Now let any man consider whether it be not more reasonable to say: That the principal and most necessary office of him that will write a history, is to take such an argument as is both within his power well to handle, and profitable to posterity that shall read it, which Thucydides, in the opinion of all men, hath done better than Herodotus: for Herodotus undertook to write of those things, of which it was impossible for him to know the truth; and which delight more the ear with fabulous narrations, than satisfy the mind with truth: but Thucydides writeth one war; which, how it was carried from the beginning to the end, he was able certainly to inform himself: and by propounding in his proeme the miseries that happened in the same, he sheweth that it was a great war, and worthy to be known; and not to be concealed from posterity, for the calamities that then fell upon the Grecians; but the rather to be truly delivered unto them, for that men profit more by looking on adverse events, than on prosperity: therefore by how much men's miseries do better instruct, than their good success; by so much was Thucydides more happy in taking his argument, than Herodotus was wise in choosing his.

Dionysius again saith thus: ‘The next office of him that will write a history, is to know where to begin, and where to end. And in this point Herodotus seemeth to be far more discreet than Thucydides. For in the first place he layeth down the cause for which the barbarians began to injure the Grecians; and going on, maketh an end at the punishment and the revenge taken on the barbarians. But Thucydides begins at the good estate of the Grecians; which, being a Grecian and an Athenian, he ought not to have done: nor ought he, being of that dignity amongst the Athenians, so evidently to have laid the fault of the war upon his own city, when there were other occasions enough to which he might have imputed it. Nor ought he to have begun with the business of the Corcyræns, but at the more noble acts of his country, which they did immediately after the Persian war: which afterward in convenient place he mentioneth, but it is but cursorily, and not as he ought. And when he had declared those with much affection, as a lover of his country, then he should have brought in, how that the Lacedamonians, through envy and fear, but pretending other causes, began the war: and so have descended to the Corcyræan business, and the decree against the Megareans, or whatsoever else he had to put in. Then in the ending of his history, there be many errors committed. For though he profess he was present in the whole war, and that he would write it all: yet he ends with the naval battle at Cynos-sema, which was fought in the twenty-first year of the war. Whereas it had been better to have gone through with it, and ended his history with that admirable and grateful return of the banished Athenians from Phile; at which time the city recovered her liberty.’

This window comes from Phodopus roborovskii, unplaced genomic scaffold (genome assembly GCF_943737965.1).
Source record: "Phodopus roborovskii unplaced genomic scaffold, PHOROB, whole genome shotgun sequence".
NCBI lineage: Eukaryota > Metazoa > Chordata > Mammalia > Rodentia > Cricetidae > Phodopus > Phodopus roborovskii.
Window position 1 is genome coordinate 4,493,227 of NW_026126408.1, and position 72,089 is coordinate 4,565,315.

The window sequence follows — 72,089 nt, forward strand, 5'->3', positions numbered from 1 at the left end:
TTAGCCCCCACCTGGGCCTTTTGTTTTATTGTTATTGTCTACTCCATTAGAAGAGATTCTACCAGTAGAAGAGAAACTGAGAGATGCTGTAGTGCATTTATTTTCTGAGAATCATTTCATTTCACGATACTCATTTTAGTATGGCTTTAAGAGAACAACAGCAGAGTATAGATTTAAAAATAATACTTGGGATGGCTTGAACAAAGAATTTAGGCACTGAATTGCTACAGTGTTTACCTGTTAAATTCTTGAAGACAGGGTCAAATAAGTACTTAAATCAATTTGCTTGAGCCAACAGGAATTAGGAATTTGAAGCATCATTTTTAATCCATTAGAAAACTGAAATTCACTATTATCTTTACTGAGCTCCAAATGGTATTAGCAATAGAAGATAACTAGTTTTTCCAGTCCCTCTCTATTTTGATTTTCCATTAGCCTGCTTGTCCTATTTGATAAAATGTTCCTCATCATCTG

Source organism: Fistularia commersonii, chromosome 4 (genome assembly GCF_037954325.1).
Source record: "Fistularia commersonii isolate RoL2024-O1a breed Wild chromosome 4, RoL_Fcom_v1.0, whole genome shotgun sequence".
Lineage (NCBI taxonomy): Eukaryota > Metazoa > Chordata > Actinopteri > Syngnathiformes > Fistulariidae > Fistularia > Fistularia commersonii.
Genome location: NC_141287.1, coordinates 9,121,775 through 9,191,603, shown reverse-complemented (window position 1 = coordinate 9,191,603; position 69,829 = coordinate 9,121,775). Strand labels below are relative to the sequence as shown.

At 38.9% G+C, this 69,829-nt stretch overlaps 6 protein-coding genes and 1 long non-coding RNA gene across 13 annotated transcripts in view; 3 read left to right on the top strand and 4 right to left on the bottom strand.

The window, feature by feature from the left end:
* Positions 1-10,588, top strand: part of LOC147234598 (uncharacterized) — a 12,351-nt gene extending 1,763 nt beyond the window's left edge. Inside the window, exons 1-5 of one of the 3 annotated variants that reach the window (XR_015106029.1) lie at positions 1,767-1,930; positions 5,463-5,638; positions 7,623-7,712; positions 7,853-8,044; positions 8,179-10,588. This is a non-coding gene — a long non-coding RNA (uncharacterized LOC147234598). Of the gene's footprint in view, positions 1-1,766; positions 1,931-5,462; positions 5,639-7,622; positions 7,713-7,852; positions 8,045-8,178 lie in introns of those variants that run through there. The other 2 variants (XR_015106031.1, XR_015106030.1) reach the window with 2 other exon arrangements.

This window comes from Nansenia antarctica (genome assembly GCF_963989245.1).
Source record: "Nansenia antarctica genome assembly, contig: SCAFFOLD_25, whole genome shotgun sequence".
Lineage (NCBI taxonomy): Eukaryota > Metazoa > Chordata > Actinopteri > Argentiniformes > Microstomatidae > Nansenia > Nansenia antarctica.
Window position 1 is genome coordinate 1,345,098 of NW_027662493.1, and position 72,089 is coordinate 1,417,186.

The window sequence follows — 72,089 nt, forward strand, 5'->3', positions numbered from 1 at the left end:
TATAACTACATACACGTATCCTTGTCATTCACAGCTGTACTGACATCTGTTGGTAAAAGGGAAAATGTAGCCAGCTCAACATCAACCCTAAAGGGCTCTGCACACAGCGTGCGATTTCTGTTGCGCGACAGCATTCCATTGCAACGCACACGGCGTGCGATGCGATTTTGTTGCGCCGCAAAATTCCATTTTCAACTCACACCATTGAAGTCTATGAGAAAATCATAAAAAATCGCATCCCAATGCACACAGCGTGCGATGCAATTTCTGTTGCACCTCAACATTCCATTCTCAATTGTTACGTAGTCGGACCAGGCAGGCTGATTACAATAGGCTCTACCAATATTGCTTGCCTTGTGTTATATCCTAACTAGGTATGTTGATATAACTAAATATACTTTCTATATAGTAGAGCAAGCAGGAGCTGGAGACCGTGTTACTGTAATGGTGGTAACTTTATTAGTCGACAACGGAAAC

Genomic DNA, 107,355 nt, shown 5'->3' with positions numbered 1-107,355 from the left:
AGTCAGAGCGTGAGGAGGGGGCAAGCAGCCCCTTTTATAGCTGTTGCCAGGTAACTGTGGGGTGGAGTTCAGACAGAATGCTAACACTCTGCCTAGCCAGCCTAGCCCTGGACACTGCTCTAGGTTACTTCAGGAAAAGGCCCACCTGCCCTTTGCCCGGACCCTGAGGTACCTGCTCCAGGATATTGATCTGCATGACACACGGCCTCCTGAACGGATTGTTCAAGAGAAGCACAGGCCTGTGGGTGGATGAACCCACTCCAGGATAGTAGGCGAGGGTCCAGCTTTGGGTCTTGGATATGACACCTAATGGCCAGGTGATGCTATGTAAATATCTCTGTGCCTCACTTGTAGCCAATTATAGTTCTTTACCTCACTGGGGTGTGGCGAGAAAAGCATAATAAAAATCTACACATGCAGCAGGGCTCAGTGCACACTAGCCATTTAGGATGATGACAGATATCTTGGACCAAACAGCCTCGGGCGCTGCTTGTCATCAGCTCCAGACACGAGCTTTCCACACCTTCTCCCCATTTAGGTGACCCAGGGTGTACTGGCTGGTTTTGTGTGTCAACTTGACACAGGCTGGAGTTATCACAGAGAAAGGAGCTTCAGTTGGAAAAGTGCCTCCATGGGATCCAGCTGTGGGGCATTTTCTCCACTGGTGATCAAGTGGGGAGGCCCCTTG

To this I say, that it was the duty of him that had undertaken to write the history of the Peloponnesian war, to begin his narration no further off than at the causes of the same, whether the Grecians were then in good or in evil estate. And if the injury, upon which the war arose, proceeded from the Athenians; then the writer, though an Athenian and honoured in his country, ought to declare the same; and not to seek nor take, though at hand, any other occasion to transfer the fault. And that the acts done before the time comprehended in the war he writ of, ought to have been touched but cursorily, and no more than may serve for the enlightening of the history to follow, how noble soever those acts have been. Which when he had thus touched, without affection to either side, and not as a lover of his country but of truth; then to have proceeded to the rest with the like indifferency. And to have made an end of writing, where the war ended, which he undertook to write; not producing his history beyond that period, though that which followed were never so admirable and acceptable. All this Thucydides hath observed.

These two criminations I have therefore set down at large, translated almost verbatim, that the judgment of Dionysius Halicarnassius may the better appear concerning the main and principal virtues of a history. I think there was never written so much absurdity in so few lines. He is contrary to the opinion of all men that ever spake of this subject besides himself, and to common sense. For he makes the scope of history, not profit by writing truth, but delight of the hearer, as if it were a song. And the argument of history, he would not by any means have to contain the calamities and misery of his country; these he could have buried in silence: but only their glorious and splendid actions. Amongst the virtues of an historiographer, he reckons affection to his country; study to please the hearer; to write of more than his argument leads him to; and to conceal all actions that were not to the honour of his country. Most manifest vices. He was a rhetorician; and it seemeth he would have nothing written, but that which was most capable of rhetorical ornament. Yet Lucian, a rhetorician also, in a treatise entitled, How a history ought to be written, saith thus: ‘that a writer of history ought, in his writings, to be a foreigner, without country, living under his own law only, subject to no king, nor caring what any man will like or dislike, but laying out the matter as it is.’